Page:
Joint Action Required to Give Sydney’s Homeless a Fighting Chance


Government funding not enough to stem Sydney’s homelessness epidemic

Individual donations will continue to be a primary source of funding for specialist homelessness services in New South Wales despite the Federal Government’s $60 million boost.

The Federal Government signed a two year funding deal with the Baird Government, which will contribute $70 million, to focus on services provided to homeless youth and domestic violence victims.

Carol Cavuoti, a representative of the Salvation Army’s Oasis Youth Support Network, said that it was still too early to say what the impact on Oasis will be, but that “this is not really a significant amount of money for such a significant problem.

“Individual donations can be vital to some of Oasis’ many programs, allowing some programs to continue to exist, some to have the resources they need…and others to provide additional brokerage funds to clients.”

Bruce Fink, a long-term benefactor of Oasis, acknowledged that individual efforts are essential to stemming Sydney’s homelessness epidemic. “I feel we are privileged to live in this country and believe we all need to contribute to make things better for the next generation and the generations to come.”

    The Cost of Youth Homelessness

Oasis has assisted 1,550 young people in the past year, providing a range of service including emergency accommodation and employment training. Their operating budget is about $7 million.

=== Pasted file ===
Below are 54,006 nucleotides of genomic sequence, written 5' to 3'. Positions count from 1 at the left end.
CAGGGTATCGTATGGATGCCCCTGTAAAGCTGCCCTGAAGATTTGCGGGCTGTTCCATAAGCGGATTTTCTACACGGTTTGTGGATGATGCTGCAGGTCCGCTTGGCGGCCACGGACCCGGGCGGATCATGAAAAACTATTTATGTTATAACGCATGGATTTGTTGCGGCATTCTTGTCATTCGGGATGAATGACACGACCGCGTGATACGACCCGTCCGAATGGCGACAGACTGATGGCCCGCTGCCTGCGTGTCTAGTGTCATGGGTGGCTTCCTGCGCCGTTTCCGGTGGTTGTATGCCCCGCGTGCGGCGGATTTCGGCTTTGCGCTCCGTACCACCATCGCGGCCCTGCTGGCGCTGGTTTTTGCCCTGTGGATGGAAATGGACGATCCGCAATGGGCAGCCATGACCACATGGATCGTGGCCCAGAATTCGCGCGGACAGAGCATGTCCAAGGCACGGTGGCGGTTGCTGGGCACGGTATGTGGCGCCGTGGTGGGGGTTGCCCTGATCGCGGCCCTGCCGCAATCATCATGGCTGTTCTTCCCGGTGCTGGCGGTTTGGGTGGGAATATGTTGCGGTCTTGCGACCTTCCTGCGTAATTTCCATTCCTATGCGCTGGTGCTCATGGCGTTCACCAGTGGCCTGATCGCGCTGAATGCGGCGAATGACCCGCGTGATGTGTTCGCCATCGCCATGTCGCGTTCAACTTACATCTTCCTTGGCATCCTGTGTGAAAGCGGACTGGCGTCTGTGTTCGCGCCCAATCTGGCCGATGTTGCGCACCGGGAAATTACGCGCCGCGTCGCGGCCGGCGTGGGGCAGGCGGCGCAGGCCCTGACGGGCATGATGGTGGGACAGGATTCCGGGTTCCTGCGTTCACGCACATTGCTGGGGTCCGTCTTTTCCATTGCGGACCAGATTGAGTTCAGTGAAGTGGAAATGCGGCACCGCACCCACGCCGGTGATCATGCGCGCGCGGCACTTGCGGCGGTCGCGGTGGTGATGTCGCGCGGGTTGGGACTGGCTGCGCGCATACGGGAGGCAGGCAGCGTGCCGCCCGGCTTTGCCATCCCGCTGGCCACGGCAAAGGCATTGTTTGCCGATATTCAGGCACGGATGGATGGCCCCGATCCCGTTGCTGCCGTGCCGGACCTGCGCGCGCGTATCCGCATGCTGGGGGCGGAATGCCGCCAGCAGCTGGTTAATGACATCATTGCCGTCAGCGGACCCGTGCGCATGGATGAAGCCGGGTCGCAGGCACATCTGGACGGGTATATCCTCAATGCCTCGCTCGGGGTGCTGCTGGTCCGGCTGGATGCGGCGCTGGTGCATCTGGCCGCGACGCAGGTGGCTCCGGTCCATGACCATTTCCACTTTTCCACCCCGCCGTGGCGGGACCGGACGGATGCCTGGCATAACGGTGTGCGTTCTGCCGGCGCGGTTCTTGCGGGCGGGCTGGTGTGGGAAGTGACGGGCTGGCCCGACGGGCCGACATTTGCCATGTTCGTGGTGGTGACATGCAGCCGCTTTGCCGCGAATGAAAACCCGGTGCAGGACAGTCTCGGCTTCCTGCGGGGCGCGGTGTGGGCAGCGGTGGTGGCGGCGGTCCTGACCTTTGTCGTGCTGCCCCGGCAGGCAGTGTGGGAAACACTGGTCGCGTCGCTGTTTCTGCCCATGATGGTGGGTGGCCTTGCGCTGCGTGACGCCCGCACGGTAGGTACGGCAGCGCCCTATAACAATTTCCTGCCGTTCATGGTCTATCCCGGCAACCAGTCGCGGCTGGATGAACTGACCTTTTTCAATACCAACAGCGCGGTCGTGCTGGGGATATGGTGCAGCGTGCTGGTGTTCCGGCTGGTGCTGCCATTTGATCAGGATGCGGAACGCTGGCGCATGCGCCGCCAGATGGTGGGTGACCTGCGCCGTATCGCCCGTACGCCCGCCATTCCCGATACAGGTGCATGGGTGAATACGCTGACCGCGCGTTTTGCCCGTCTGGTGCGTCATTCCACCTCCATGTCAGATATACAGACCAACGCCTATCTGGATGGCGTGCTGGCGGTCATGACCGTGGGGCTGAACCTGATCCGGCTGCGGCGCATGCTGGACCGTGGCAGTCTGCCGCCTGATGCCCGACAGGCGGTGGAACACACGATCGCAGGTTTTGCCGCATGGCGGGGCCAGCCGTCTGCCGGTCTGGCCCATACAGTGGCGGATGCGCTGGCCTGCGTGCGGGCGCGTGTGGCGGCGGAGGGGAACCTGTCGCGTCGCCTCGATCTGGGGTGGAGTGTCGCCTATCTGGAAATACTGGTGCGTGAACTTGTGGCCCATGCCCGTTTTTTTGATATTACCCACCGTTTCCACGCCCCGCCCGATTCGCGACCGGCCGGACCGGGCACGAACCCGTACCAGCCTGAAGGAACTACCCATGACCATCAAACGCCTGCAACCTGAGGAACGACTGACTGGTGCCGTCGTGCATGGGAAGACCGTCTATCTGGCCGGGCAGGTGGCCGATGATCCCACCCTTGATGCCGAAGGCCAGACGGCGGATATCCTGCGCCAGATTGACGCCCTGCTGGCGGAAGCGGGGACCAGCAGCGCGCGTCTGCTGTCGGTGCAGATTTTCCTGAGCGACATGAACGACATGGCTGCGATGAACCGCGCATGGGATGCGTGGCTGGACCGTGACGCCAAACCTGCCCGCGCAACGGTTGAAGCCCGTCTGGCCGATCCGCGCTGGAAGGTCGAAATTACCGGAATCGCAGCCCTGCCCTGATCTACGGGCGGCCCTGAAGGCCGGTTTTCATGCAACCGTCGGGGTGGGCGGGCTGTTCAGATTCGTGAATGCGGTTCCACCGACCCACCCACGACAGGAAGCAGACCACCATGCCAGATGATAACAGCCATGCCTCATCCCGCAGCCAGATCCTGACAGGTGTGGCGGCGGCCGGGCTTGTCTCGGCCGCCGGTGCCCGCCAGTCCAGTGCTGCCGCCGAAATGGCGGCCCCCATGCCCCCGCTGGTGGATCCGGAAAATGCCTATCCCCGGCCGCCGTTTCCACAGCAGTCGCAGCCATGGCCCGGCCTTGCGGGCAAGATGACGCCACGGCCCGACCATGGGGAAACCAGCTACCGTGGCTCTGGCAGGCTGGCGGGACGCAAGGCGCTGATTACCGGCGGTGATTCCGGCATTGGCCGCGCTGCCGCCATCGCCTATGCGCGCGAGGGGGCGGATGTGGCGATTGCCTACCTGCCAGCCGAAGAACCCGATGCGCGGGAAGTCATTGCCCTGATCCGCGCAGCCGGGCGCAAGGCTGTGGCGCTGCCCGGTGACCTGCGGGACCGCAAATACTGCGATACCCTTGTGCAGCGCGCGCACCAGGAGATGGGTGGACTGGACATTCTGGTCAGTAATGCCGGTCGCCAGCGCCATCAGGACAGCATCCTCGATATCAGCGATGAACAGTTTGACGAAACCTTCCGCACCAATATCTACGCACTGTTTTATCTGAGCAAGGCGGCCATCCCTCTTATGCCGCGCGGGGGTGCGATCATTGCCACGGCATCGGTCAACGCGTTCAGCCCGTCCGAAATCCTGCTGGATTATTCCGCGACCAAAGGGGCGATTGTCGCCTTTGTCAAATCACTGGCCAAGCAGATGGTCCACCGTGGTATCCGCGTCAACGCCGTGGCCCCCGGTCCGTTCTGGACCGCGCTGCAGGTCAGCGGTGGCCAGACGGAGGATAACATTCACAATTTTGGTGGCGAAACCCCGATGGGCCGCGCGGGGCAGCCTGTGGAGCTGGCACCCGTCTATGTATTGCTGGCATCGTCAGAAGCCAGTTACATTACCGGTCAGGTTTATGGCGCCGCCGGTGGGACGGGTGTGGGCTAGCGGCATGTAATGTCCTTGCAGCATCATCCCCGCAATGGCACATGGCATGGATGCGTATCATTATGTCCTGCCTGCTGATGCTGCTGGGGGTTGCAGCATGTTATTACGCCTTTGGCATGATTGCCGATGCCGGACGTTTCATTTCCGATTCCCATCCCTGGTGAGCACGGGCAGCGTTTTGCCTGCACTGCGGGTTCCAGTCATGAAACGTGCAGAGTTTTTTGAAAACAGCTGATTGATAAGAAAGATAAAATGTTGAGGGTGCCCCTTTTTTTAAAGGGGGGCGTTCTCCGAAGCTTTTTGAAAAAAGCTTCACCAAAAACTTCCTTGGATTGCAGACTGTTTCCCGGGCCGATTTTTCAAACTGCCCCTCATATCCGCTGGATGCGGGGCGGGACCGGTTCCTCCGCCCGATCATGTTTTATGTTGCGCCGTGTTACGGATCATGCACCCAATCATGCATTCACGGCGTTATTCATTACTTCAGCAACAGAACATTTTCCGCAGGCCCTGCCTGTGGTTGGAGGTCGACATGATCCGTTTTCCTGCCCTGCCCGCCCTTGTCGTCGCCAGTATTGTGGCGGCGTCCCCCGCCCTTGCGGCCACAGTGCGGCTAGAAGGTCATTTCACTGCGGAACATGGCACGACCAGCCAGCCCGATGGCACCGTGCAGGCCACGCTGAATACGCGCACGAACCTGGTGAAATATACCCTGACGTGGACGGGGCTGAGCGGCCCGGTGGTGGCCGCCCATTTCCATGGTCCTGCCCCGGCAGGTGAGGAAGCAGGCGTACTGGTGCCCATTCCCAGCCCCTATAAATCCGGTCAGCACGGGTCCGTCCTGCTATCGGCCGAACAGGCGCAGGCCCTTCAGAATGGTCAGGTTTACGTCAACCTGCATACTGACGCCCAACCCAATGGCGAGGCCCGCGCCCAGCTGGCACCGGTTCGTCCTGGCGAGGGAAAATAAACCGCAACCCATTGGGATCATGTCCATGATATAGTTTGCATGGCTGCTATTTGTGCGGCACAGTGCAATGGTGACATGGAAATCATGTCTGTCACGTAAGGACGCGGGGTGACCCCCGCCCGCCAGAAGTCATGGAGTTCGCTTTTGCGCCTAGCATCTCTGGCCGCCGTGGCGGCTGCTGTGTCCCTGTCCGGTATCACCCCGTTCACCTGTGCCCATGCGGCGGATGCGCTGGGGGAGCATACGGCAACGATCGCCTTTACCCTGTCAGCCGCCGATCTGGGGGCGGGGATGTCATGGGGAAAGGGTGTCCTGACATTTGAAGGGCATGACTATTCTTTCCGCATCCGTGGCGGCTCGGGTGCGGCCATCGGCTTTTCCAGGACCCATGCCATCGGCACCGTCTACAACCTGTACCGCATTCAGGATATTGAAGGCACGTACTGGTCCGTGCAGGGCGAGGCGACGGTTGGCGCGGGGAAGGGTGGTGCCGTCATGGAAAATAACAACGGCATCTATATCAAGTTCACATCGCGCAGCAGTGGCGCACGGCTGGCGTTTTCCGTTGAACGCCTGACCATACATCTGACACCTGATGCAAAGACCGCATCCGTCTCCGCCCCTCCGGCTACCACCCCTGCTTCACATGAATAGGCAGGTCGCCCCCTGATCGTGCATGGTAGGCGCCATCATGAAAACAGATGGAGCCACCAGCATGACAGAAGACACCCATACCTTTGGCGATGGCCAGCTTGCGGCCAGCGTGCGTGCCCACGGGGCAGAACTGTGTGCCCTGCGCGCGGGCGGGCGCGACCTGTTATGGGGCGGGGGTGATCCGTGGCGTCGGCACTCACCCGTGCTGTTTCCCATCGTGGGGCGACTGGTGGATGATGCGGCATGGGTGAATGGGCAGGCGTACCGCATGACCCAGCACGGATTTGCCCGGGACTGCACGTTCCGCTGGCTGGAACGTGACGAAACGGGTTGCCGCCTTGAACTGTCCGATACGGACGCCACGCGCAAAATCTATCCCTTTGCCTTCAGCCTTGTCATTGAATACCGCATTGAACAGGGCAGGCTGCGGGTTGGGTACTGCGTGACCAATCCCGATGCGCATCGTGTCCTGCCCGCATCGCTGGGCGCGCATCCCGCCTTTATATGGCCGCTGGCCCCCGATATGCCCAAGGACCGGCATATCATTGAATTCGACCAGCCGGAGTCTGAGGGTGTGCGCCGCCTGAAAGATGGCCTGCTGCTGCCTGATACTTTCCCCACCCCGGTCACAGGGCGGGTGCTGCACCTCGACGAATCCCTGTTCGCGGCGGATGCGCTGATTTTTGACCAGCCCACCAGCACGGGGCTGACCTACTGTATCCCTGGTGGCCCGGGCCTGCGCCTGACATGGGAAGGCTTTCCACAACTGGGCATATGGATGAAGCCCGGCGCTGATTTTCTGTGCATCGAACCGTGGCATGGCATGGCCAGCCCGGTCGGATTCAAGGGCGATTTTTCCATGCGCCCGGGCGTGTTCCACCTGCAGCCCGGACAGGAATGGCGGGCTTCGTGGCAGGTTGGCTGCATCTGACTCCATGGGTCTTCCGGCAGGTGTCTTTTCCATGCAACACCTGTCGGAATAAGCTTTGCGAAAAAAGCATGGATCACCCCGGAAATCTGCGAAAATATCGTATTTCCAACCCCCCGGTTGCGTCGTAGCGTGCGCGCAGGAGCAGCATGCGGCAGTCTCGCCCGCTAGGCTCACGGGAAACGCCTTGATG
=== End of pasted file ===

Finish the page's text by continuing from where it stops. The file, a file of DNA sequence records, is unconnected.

About half of this is currently funded by the Federal and State Governments. For the remaining amount Oasis relies heavily on donations.

Bruce Fink, the Executive Director of Executive Channel International (ECI), has supported the organisation’s Education Centre for five years by providing textbooks, technology and stationary for disadvantaged children completing their Higher School Certificate.

“Many of the kids come from unbelievably difficult background…It is just extraordinary how transformative the experience of Oasis has been to them. It gives them a real chance at a satisfying and meaningful future,” he said.

Oasis’ 2015 report ‘The Costs of Youth Homelessness’ found that:

  • Only 31% of homeless young people over the age of 18 competed Year 12.
  • The unemployment rate of homeless youth in Oasis’ sample study was at 84%

Young people are the largest proportion of Sydney’s homeless
It is estimated that about 44,000 young Australians, or about 42% of homeless people, are under the age of 25. The actual number of homeless youth is likely to be higher according to Oasis’ report, ‘The Costs of Youth Homelessness’.

A recent study by the Royal Melbourne Institute of Technology found that 13% of Australians have experienced homelessness in their lifetime.

On any given night, approximately 105,000 Australians are homeless according to ABS figures.

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